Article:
The Egyptian aviation market lack the infrastructure for online sales and most of the Egyptian air carriers consider that travel agents are considered their first choice of distribution.
 
GOVERNMENT REGULATIONS AS A BARRIER TO ENTRY
The government policy to attract new entrant air carriers is important for stimulating the economty.Government regulations may ease of operation and the flexibility to start operation for new entrant air carriers in the Egyptian market. This may include certification requirements, local regulation of labor and social and financial, and the minimum requirements to approve nominated post holders (Figure 7).



27% of the respondents strongly agree while 18% slightly agree that government regulations that may limit the ability of use of necessary resources or the ability to acquire the licenses the licenses needed for operation act as a barrier to entry.

36.3% strongly disagree and 18% slightly disagree that the government regulations may limit the ability of use of necessary resources or the ability to acquire licenses needed.
The reason for this nearly split of respondents on this issue is that the government started lately to facilitate the investment regulations to try to stimulate the Egyptian economy. The respondents noticed lately this new approach but still it needs more streamlining of required processes to fulfill the requirements of certification.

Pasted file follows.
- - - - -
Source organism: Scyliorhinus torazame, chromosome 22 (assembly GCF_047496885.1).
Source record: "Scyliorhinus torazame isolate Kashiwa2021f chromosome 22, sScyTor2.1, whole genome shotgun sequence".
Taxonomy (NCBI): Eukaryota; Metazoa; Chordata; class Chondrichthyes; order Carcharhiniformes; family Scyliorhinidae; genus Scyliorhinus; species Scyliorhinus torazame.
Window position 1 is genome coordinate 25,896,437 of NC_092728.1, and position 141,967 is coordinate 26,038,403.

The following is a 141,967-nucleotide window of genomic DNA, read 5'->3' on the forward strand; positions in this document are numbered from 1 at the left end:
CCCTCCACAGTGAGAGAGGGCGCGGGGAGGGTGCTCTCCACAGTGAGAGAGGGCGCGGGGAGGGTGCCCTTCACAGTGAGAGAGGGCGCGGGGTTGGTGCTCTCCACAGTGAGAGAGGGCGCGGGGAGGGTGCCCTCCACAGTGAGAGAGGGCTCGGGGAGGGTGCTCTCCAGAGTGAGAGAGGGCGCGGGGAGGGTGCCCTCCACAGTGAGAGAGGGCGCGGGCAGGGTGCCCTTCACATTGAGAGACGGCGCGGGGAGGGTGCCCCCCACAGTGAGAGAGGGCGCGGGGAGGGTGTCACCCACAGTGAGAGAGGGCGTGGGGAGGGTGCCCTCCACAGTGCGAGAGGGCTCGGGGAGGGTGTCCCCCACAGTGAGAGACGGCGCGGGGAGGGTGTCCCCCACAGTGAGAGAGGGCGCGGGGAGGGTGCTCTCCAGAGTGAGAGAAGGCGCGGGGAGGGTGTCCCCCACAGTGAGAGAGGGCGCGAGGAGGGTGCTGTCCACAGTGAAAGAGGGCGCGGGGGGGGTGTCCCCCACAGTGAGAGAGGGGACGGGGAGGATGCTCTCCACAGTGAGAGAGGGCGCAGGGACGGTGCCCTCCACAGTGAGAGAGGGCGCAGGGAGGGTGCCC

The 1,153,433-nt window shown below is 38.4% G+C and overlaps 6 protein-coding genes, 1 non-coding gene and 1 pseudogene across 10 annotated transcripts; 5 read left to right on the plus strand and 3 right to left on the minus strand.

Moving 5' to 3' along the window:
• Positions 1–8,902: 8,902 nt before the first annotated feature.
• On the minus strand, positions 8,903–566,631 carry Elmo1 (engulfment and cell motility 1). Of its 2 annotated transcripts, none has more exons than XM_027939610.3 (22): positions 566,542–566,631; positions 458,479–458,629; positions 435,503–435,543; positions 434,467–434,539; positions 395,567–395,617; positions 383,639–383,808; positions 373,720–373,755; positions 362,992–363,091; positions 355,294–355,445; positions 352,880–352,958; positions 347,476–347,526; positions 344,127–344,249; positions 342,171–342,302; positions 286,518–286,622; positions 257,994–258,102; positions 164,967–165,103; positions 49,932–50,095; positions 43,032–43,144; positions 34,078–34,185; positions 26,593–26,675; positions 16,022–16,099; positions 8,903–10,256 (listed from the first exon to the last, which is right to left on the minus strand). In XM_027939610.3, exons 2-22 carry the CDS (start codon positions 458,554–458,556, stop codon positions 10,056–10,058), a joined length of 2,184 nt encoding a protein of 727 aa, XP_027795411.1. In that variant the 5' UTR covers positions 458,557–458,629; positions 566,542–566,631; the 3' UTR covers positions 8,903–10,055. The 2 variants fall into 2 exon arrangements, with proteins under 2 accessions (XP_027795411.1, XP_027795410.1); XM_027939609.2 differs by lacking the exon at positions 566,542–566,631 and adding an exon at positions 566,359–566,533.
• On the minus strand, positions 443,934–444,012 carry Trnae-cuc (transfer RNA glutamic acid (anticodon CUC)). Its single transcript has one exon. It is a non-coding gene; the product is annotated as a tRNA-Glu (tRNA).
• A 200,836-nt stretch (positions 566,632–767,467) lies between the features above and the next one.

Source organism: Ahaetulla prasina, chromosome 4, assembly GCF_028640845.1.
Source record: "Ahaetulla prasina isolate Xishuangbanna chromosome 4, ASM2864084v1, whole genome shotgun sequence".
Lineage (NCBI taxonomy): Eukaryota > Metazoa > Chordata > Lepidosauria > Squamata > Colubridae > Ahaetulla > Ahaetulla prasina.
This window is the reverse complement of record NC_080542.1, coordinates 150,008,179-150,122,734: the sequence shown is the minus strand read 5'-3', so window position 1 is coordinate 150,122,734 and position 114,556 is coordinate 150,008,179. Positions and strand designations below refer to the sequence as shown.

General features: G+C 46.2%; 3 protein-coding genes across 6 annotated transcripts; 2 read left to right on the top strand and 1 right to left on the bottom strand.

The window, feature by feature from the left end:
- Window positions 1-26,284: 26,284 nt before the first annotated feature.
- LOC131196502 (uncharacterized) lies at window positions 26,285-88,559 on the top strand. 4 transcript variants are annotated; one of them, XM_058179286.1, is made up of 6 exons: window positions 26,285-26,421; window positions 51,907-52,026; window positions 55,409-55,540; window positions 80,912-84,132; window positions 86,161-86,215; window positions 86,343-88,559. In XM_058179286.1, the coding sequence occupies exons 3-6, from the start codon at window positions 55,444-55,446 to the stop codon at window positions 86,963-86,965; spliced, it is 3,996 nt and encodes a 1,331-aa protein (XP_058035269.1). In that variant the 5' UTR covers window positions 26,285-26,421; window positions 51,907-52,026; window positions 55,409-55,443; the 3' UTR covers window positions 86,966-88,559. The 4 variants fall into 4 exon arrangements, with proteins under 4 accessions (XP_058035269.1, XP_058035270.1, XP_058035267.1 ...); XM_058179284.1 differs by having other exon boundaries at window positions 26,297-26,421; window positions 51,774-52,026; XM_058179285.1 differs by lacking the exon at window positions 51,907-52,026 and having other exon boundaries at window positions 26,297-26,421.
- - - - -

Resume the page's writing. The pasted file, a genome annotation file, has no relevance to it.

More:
ADVANTAGE OF INCUMBENT NUMEROUS CONTACTS AND VAST EXPERIENCE
The many years of experience of the incumbent in the market would enable the existence of a wide network of business relations and public relations. This would give the incumbent an advantage against new entrant air carriers (Figure 8).



36.36% of the respondents strongly agree and 36.36% slightly agree that the new entrant air carriers face that incumbents may have the advantage of numerous contacts, vast experiences and lots of information which may hinder their market penetration.

9.09% of the respondents slightly disagree of the incumbent’s contacts, vast experience and information may hinder their market penetration, while 18.0% neither agree nor disagree.
The reason is that the Egyptian private air carriers which operate scheduled flights suffers from the incumbent long years of market existence and the strong relation with the industry stockholders which may hinder their market penetration. While the air carriers operating charter flights suffer from the vertical integration between the foreign charter operators and the mega tour operators in the market and their relationship with the different travel agents.